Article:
Panther is the common name of a medium tank fielded by Nazi Germany in World War II that served from mid-1943 to the end of the European war in 1945. It was intended as a counter to the T-34, and to replace the Panzer III and Panzer IV; while never replacing the latter, it served alongside it, as well as the heavier Tiger tanks until the end of the war. The Panther's excellent combination of firepower, mobility, and protection served as a benchmark for other nations' late war and immediate post-war tank designs, and it is frequently regarded as one of the best tank designs of World War II.
Until 1944, it was designated as the Panzerkampfwagen V Panther and had the ordnance inventory designation of Sd.Kfz. 171. On 27 February 1944, Hitler ordered that the Roman numeral V be deleted from the designation.
The Panther tank was a compromise of various requirements. While sharing essentially the same engine as the Tiger I tank, it had better frontal armor (including the benefit of a sloping angle, increasing effective armor depth), better gun penetration, was lighter overall and thus faster, and could handle rough terrain better than the Tigers. The tradeoff was weaker side armor; the Panther proved to be deadly in open country and shooting from long range, but vulnerable to close-quarters combat. Also, the 75 mm gun fired a slightly smaller shell than the Tiger's 88 mm gun, providing less high explosive firepower against infantry.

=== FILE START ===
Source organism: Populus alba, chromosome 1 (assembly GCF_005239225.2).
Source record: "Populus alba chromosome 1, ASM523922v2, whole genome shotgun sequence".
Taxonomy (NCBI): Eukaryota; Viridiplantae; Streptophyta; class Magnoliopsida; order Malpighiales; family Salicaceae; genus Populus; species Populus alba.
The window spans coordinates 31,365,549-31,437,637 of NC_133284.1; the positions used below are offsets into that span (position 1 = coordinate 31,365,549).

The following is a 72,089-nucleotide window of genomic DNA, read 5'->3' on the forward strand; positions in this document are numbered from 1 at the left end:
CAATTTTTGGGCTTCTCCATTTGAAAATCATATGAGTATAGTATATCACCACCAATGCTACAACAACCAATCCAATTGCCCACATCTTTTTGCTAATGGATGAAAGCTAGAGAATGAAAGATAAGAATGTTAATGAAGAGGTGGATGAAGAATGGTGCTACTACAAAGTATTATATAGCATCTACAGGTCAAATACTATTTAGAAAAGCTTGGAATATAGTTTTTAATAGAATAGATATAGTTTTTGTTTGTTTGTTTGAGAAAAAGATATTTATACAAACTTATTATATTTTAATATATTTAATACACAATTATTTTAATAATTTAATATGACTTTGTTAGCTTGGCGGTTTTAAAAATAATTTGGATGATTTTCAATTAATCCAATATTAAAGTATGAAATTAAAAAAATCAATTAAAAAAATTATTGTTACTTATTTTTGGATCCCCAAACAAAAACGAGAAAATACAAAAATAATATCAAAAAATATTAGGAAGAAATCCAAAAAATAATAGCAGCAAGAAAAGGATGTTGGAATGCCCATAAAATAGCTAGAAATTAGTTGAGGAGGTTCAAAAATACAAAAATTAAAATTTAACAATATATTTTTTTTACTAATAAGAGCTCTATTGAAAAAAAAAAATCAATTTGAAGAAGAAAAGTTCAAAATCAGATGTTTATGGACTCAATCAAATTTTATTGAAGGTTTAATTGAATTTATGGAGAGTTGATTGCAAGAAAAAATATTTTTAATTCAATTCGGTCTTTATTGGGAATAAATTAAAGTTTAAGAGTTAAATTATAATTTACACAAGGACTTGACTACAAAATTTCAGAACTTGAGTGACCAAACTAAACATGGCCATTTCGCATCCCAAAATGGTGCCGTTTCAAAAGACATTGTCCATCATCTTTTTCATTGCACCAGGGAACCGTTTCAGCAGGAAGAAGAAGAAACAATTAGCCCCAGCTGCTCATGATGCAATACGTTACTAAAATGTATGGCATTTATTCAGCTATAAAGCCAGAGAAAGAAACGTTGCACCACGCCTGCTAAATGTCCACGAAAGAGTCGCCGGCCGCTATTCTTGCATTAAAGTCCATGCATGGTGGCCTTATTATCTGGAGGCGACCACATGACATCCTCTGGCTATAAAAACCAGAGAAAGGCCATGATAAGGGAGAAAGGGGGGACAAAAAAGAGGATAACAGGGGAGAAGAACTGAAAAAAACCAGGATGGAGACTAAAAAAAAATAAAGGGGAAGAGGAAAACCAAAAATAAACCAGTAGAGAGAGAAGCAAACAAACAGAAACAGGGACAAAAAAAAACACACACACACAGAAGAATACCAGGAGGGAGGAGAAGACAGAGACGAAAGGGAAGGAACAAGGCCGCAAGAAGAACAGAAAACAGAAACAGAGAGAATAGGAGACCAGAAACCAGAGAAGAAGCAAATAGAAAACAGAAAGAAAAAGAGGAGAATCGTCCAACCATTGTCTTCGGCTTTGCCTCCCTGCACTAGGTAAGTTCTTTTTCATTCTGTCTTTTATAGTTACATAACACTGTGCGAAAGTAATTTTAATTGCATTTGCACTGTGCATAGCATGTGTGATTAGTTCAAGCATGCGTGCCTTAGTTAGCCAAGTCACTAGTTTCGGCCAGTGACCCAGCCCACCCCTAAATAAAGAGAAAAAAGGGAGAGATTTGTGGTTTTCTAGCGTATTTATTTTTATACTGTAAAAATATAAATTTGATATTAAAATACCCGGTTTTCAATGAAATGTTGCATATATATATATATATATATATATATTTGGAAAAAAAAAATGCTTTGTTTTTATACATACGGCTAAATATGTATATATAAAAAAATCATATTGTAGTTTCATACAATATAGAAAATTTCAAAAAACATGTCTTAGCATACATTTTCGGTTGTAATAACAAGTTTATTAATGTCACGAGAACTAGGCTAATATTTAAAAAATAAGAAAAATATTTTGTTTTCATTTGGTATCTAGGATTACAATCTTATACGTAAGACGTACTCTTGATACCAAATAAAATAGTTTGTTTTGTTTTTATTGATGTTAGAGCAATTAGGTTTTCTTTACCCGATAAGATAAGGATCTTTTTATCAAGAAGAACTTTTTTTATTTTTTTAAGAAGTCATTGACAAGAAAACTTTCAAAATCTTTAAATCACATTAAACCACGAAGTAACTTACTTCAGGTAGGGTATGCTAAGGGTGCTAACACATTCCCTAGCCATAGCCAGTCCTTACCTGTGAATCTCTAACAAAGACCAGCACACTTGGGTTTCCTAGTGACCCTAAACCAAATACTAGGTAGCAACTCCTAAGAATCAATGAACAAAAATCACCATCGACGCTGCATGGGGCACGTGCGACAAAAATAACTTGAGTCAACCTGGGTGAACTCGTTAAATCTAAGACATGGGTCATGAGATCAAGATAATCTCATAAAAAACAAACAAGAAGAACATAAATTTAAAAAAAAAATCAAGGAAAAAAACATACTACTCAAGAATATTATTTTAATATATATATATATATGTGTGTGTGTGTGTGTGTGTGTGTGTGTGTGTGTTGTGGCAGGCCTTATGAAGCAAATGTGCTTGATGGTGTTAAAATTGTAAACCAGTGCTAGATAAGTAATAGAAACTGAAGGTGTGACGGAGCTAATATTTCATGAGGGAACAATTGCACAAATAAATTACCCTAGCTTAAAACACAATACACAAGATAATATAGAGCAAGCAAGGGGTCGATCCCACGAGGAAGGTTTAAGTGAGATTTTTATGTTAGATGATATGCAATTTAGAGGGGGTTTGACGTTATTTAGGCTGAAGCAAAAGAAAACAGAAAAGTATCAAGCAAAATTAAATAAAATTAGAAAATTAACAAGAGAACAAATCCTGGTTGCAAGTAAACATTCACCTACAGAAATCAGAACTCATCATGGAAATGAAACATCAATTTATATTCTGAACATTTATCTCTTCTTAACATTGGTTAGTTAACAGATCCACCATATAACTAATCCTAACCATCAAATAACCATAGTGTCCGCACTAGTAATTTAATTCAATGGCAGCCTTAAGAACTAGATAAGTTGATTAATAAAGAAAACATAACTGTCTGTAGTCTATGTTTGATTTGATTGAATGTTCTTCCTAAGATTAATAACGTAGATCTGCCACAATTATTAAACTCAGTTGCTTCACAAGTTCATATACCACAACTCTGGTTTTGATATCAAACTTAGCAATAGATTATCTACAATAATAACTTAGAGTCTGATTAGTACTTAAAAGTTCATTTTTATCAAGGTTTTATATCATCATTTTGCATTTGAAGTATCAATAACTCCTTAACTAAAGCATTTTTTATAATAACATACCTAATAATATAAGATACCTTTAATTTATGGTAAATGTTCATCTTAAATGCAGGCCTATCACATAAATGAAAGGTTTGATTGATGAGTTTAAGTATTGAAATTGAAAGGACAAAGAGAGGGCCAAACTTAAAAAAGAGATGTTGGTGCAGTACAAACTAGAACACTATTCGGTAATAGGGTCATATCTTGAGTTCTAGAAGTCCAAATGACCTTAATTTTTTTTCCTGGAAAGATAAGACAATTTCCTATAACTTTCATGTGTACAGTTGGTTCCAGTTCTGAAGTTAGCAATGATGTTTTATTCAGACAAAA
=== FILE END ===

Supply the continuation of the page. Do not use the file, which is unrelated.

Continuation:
Kagero present a new volume of the informative MiniTOPCOLORS series which shows you 16 colourful profiles of one of the most popular World War II tanks.
The high quality illustrations are based on historical photographs of the famous German tank. The Pz.Kpfw. V Panther was produced from January 1943 through to April 1945 and proved a ferocious opponent. This highly illustrated new title contains large decals sheet in three popular scales.